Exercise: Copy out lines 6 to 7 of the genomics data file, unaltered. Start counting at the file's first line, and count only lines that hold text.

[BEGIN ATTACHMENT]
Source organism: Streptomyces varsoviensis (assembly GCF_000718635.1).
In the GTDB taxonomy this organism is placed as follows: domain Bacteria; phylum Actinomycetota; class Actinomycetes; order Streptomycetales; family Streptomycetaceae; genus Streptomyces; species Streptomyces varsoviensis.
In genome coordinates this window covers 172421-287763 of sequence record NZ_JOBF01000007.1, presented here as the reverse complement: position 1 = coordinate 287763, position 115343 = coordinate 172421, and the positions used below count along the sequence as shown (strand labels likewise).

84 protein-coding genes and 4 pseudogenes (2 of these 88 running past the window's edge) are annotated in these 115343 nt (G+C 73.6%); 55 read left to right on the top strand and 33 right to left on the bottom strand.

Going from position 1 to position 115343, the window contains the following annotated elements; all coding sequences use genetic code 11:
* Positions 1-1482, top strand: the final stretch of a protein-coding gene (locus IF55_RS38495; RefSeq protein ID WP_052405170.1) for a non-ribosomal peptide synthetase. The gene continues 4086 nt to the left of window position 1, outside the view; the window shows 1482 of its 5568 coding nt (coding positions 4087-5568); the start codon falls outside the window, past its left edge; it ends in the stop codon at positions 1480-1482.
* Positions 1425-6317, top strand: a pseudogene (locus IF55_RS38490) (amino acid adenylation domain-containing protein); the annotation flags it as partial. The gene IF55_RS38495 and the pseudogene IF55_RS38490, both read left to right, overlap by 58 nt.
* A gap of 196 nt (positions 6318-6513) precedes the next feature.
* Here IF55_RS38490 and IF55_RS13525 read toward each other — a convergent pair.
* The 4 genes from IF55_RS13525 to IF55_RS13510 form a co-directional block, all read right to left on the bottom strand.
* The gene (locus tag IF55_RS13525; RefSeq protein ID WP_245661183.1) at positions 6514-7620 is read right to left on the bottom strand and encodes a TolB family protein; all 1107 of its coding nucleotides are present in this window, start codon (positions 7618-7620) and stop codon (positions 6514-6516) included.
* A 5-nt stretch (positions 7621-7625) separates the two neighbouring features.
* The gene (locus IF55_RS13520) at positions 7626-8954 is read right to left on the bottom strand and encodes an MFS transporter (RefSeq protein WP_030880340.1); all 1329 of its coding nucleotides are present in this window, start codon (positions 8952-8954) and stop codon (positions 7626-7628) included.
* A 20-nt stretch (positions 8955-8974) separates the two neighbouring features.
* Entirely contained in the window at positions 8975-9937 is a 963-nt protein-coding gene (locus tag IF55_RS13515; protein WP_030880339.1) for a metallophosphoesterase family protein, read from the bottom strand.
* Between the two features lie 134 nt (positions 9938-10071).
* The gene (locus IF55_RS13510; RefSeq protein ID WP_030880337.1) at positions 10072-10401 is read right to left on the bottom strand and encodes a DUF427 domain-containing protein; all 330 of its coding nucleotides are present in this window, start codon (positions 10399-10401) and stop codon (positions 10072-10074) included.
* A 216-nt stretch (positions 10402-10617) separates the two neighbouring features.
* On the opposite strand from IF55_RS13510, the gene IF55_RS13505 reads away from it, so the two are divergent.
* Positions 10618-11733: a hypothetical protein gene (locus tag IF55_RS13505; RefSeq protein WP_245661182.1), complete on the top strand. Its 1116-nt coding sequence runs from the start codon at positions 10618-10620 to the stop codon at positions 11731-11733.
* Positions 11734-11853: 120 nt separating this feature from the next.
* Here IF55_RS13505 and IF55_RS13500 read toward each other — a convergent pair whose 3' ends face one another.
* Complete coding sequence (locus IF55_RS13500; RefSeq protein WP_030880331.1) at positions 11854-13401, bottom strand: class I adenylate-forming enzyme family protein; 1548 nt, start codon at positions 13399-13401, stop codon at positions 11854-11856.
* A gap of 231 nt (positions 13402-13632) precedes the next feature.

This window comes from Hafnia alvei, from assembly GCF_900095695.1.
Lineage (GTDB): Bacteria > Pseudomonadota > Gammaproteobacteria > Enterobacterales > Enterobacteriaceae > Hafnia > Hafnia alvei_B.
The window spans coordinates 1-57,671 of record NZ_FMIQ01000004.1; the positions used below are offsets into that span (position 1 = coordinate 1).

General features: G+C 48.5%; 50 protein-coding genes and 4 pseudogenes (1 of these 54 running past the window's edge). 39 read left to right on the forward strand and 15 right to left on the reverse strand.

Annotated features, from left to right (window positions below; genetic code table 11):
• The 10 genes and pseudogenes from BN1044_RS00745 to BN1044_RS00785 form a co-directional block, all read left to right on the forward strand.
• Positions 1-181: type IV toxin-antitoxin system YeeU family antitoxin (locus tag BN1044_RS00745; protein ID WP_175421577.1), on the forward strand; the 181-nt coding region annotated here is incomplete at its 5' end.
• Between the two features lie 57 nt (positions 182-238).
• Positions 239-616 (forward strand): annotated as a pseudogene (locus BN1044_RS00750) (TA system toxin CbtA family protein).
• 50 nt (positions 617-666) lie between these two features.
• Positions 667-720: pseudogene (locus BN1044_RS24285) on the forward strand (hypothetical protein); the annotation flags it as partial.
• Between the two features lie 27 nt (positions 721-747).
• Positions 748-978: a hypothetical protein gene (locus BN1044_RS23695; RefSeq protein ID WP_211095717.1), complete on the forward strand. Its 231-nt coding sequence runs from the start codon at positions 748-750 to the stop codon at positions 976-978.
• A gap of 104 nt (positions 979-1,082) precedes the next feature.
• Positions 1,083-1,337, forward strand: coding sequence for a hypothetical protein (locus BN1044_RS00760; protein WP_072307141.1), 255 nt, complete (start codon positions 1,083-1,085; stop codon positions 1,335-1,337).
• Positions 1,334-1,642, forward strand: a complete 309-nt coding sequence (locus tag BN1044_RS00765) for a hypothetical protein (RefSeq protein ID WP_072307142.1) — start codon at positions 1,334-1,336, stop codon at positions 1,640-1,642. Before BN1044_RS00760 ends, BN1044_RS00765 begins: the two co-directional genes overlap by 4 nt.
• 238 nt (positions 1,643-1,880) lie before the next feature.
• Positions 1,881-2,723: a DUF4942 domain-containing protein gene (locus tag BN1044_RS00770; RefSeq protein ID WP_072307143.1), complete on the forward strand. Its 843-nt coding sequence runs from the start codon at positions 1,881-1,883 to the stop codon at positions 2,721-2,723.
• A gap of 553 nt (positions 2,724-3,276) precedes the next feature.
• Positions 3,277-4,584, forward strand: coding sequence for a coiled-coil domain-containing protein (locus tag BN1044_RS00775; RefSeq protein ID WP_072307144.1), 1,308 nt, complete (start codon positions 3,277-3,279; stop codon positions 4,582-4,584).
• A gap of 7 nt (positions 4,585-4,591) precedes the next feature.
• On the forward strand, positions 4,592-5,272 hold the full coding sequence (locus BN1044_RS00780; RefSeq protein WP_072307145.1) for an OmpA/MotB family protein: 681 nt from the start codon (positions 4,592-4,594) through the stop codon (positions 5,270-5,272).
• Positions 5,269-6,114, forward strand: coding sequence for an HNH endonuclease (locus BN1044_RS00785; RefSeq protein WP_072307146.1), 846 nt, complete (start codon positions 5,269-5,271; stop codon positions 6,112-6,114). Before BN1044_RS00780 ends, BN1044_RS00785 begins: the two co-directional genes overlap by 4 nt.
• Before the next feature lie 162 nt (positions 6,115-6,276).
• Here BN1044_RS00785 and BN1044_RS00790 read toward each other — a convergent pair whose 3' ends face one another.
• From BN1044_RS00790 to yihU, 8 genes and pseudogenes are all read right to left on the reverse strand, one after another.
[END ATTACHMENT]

* Positions 1-1482, top strand: the final stretch of a protein-coding gene (locus IF55_RS38495; RefSeq protein ID WP_052405170.1) for a non-ribosomal peptide synthetase. The gene continues 4086 nt to the left of window position 1, outside the view; the window shows 1482 of its 5568 coding nt (coding positions 4087-5568); the start codon falls outside the window, past its left edge; it ends in the stop codon at positions 1480-1482.
* Positions 1425-6317, top strand: a pseudogene (locus IF55_RS38490) (amino acid adenylation domain-containing protein); the annotation flags it as partial. The gene IF55_RS38495 and the pseudogene IF55_RS38490, both read left to right, overlap by 58 nt.